D. Shell               Field Assistant

N. Brownsea         Field Assistant

W. Bannerman      Field Assistant                     (short time only)

E. Griffen              Field Assistant


Nullarbor Plain and Mildura - Broken Hill Traverses


R.A. Ford              Senior Technical Officer Grade 1 Less Madura - Loongana

A.S. Colvin           Technical Officer Grade 1           Less Mildura - Broken Hill

J.D. Pearson         Field Assistant (Survey)

R.N. Maruff           Field Assistant (Survey)

J. Allen                 Field Assistant (Survey)      (short time only)

R. Scott               Field Assistant (Survey)      (short time only)

D. Hutton             Field Assistant (Survey)      (short time only)

F. Combe              Field Assistant (Survey)     

R. James              Field Assistant (Survey)     

J. Carlisle             Field Assistant                     (short time only)

B. Campbell          Field Assistant                     (short time only)

M. Stevens           Field Assistant                     (short time only)

J. Keogh               Field Assistant                    

A. Hordern            Field Assistant                    

C. Golya               Field Assistant                    

H. Maher              Field Assistant                    

W. Bannerman      Field Assistant                    

J. Coles                Field Assistant (WRE)          Nullarbor Plain only

G. Humphries       Field Assistant (WRE)          (short time only)

A. Crowe              Field Assistant (WRE)          Nullarbor Plain only


Otway Ranges - King Island - NW Tasmania Traverse


H. Couchman        Surveyor Computer

A. Colvin               Technical Officer Grade 1

R. James              Field Assistant (Survey)

J. Carlisle             Field Assistant (Survey)

J. Combe              Field Assistant (Survey)

K. Richardson       Surveyor Class 1                 (short time only)

M. Stevens           Field Assistant

C. Golya               Field Assistant


Territory of Papua New Guinea, Triangulation and Measuring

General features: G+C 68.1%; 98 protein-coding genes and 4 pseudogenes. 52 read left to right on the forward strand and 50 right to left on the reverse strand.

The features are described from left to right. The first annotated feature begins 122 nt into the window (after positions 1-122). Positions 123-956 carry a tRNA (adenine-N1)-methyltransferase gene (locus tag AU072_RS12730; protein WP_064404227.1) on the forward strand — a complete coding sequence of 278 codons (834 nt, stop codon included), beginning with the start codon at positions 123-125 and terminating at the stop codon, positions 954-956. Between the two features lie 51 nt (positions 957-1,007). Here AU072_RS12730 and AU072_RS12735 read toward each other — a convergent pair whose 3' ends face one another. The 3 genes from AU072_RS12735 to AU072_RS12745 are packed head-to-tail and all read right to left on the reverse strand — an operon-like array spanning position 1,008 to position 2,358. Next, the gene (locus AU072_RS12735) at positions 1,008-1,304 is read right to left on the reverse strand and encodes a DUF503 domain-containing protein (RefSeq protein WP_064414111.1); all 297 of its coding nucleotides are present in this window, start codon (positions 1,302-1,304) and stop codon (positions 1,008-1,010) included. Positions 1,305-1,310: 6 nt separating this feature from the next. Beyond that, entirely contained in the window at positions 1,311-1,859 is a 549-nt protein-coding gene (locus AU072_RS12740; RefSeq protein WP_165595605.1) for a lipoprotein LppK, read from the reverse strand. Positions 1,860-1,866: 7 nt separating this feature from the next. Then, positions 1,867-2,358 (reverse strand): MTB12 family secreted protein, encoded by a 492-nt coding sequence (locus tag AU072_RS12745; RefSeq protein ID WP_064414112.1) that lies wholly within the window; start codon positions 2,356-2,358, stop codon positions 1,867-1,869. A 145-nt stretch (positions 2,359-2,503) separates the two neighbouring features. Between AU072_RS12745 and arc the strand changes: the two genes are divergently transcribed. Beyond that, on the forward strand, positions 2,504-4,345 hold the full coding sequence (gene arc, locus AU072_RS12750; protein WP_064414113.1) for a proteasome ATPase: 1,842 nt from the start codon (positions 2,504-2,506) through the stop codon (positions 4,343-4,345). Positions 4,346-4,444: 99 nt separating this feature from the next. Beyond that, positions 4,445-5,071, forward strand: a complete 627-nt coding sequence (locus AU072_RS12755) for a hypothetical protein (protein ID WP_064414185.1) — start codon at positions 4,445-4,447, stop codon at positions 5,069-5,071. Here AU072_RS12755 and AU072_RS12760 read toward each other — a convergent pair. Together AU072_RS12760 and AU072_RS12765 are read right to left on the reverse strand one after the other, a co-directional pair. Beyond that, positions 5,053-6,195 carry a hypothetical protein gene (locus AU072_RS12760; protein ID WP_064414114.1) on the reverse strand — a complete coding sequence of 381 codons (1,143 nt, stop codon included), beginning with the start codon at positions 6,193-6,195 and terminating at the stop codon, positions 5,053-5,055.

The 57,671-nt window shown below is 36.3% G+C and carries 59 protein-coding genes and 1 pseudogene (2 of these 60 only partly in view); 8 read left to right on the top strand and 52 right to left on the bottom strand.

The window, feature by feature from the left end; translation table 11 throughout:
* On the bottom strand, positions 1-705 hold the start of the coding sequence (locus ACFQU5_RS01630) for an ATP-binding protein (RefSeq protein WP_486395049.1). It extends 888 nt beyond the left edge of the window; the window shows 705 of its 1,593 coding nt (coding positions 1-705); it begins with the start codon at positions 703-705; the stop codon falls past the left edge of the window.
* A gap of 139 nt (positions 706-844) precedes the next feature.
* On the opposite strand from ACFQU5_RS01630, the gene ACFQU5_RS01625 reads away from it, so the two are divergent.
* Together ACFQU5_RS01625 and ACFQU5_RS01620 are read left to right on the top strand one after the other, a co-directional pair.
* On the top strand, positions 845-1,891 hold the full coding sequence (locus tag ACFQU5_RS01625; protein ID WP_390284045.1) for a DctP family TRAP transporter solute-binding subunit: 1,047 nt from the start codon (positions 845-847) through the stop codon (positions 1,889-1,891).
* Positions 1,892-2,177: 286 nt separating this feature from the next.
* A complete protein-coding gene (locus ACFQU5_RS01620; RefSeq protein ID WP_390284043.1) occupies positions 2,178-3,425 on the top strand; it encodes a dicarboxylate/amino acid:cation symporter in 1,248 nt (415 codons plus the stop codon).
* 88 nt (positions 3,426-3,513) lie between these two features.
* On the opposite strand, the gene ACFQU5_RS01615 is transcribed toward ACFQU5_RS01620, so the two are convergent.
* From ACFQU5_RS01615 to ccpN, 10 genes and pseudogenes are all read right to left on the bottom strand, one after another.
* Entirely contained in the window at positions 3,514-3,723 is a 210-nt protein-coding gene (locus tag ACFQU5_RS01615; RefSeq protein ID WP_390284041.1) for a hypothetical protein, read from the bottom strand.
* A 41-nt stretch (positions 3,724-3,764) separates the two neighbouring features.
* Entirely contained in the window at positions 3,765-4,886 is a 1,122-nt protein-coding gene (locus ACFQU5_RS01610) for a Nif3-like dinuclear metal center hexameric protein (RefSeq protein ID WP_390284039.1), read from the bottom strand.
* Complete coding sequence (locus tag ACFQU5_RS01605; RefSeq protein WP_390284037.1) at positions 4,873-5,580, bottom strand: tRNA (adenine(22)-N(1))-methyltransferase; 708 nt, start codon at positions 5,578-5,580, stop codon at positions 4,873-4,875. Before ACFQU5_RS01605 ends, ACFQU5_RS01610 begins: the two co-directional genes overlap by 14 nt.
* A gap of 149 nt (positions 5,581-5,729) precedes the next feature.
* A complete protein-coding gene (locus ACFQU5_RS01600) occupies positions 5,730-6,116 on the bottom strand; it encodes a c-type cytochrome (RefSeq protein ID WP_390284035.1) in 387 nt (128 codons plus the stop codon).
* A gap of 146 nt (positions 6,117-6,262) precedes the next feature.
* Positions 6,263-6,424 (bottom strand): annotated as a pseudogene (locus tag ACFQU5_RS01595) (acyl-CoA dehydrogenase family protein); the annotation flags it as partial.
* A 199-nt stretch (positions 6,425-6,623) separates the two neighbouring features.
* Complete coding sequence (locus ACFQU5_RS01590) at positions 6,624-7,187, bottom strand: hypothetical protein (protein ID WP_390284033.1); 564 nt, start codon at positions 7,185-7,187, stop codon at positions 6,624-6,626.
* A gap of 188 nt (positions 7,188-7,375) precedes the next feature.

H.A. Johnson        Supervising Surveyor                        Both periods

D.P. Cook             Surveyor Class 2 - Resident Surveyor Both periods

I. Johnson             Surveyor Class 1                               Both periods

J. Allen                 Field Assistant (Survey)                    Both periods

R. Scott                Field Assistant (Survey)                    Both periods

J. Carlisle             Field Assistant                                   Part first period-all second

M. Stevens           Field Assistant                                   Part first period-all second

D. Price                Field Assistant                                   Part first period-all second

G. Rosenberg        Field Assistant                                   Resigned in second period

B. Campbell          Field Assistant                                   Short time only

R.A. Ford              Senior Technical Officer Grade 2        Second period

E.H. Burke            Field Assistant (Survey)                    Second period

J. Cavill                Surveyor                                          TPNG Lands Dept Staff

M. Kellock             Surveyor                                          TPNG Lands Dept Staff

K. Erben               Field Assistant (Survey)                    TPNG Lands Dept Staff







Additional Photos

Queensland ‘downs’ country, 1963

Bedourie, Qld, 1963

Black Mountain, Boulia, Qld, 1963

Gibber plain, Qld

‘Live’ sand Windorah, Qld

Windorah – Quilpie road, Qld, 1963

‘Drive-on’, Mt Whiskey

‘Drive-on’, Mt Whiskey

Cairn building Mitchell, Qld

Cairn building Mitchell, Qld

Cairn building Mitchell, Qld

Cairn building Mitchell, Qld

Charleville main street, Qld, 1963 from Corone’s Hotel balcony

Cluny homestaed, Qld, 1963

King Island, 1963, Currie

King Island, 1963

King Island, 1963

King Island, 1963

King Island, 1963

King Island, 1963

King Island, 1963

King Island, 1963

King Island, 1963

King Island, 1963

King Island, 1963

King Island, 1963

Nullarbor, 1963

Telle obs from tower, Nullarbor, 1963

Telle obs from beacon, Nullarbor, 1963

Telle obs from beacon, Nullarbor, 1963


Telle obs from beacon, Nullarbor, 1963